Chambers was sold by its private equity owners for a staggering £400 million. Silvia Van den Bruel considers the impact of private equity ownership on its value, asking value for whom?

On 10 November 2023, Inflexion Private Equity sold leading legal directory Chambers to US investors Abry Partners in a deal worth £400 million. It is a far cry from the days when Michael Chambers and Laurence Orbach founded Chambers and Partners in 1989 when they set out to rank the best law firms and solicitors.

Combined with editorial and analysis, Chambers “offers buyers of legal services the information they need to make the most well-informed decision when it matters”. We all chuckled when Michael Chambers insisted on playing his trumpet at Chambers’ events but when he sold his stake to Inflexion in 2018 for a rumoured £30–50 million, the joke was on us.

Wikipedia says “Chambers employs some 200 editors who conduct research in 20 languages across 187 jurisdictions” which makes for a lean research team. The true genius, of course, is that the bulk of the work is ‘outsourced’ to an army of marketers and lawyers spending countless hours preparing lists of referees and writing about key cases.

Chambers’ considerable IT investment has allowed us to upload Excel spreadsheets and Word documents onto their platform for several years now. They are currently marketing a new way of uploading submissions directly onto an online platform for the upcoming 2025 edition. Uploading a word document is still possible – for now. As a result, they sit on vast amounts of data. And we all know the value of big data. Parts of their privacy policy are somewhat vague. Let me share this one sentence describing how they may use the personal information provided to them: “To promote, manage and administer our Research and other business activities.” Other business activities?

The first private equity owners transformed the business and have been effective in monetising the product. The cost of profiles has exponentially increased with no apparent price structure, such as the size of firm, size of the team and number of practice areas.

A recent email read that, per their terms and conditions, the license to use Chambers testimonials and logos is only accessible via a subscription to their platform.

It seems that contributing to their research by submitting – a key component of their model – is no longer sufficient to get to use quotes. They expanded into other business activities (!) such as insight reports, in-depth overviews, business intelligence and events. They no longer print the edition, which is kinder to the environment, and represents a serious cost saving in printing and courier costs at the same time.

The line between research and payment has faded. Today, if you do not pay, you can’t play, underscored by the different layout and website page presentation. The credibility of their research as first movers was their strength. This has, in my view, weakened over time. When I speak to my peers, complaints about the editorial and quotes ‘being too similar to the previous year’ have become more prevalent and remarks like ‘do they even read our submission?’ are more commonplace.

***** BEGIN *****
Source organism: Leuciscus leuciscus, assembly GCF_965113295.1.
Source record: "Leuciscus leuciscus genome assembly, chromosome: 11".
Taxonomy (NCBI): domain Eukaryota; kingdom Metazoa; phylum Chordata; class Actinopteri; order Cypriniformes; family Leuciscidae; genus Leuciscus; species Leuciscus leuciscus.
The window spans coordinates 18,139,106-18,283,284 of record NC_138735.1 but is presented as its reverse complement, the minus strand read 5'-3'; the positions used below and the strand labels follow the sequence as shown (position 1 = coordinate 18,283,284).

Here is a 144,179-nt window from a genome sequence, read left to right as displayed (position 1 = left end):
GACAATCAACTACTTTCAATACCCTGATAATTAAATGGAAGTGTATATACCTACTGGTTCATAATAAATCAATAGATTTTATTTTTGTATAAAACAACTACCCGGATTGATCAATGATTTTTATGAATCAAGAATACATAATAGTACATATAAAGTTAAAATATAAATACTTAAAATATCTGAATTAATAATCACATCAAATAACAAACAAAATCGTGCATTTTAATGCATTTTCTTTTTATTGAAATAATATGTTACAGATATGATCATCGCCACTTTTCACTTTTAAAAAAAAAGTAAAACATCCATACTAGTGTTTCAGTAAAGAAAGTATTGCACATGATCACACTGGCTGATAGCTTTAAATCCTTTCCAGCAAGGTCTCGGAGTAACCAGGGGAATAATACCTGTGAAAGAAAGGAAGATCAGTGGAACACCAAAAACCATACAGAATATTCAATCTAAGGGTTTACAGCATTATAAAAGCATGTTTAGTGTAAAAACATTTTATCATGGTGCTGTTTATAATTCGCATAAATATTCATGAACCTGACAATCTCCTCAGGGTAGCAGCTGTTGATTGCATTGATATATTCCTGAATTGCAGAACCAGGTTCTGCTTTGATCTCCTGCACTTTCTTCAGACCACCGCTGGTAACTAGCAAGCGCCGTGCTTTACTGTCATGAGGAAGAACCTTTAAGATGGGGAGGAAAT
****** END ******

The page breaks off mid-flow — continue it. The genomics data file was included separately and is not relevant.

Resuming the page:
But what will the next stage of growth for the new PE firm be? How far will they be able to push law firms in their quest for self-validation?

The impact on law firms is not to be underestimated. Dealing with Chambers and The Legal 500 directories has become an all-consuming task between November and March and, being part of a small team, takes me away from the key focus of doing ‘real’ marketing and business development.

Not taking part as a ranked firm is totally unthinkable despite attending many conferences where in-house counsel testifies that they do not look at the rankings to determine who to instruct. Does research based on information written by the subject, submitted with a list of referees by the same subject, even make sense? It is unlikely that any of us will include a dissatisfied client and some referees depend for their pay checks on being instructed by law firms such as barristers, advisors and economists.

At a recent event, a BD director of a global law firm with some 1,000 lawyers in the UK mentioned that the cost of preparing for submissions for their London office was £750,000, most was (lost) billable time. That is insane.

With at least 30 similar firms in size in London, it seems to me the real losers are the pro bono sector, charities and all those who have strong cases but no money to pay for legal advice. Imagine how much good could be done if we were to drop this (vanity) project and all start using those hours philanthropically, given we happily part with them anyway? If that firm had monetised those hours, they could have sponsored 750 events (at a generous £10,000 a pop) offering 750 lawyers a speaking opportunity with the possibility to network and follow up. But luckily, those instructions following the rankings keep flooding in… or do they?

Marketing and business development teams have grumbled for years that they can spend their time more effectively elsewhere, and the news of PE investors banking a huge profit by making a fivefold return seemed to have woken up some lawyers too.

But the new owners of Chambers do not need to worry quite yet. By playing on lawyers’ self doubt – some claim vanity – and their desire to be ranked, this is FOMO at its best. In preparation for this article, I asked some of my (normally very chatty) peers if they wanted to share their thoughts for this piece – anonymously if preferrable – to be met by a deafening silence.

I do not see the signs of a revolt led by anyone brave, any time soon.

Silvia Van den Bruel  is Marketing & BD Director at Hausfeld. Her views are her own.

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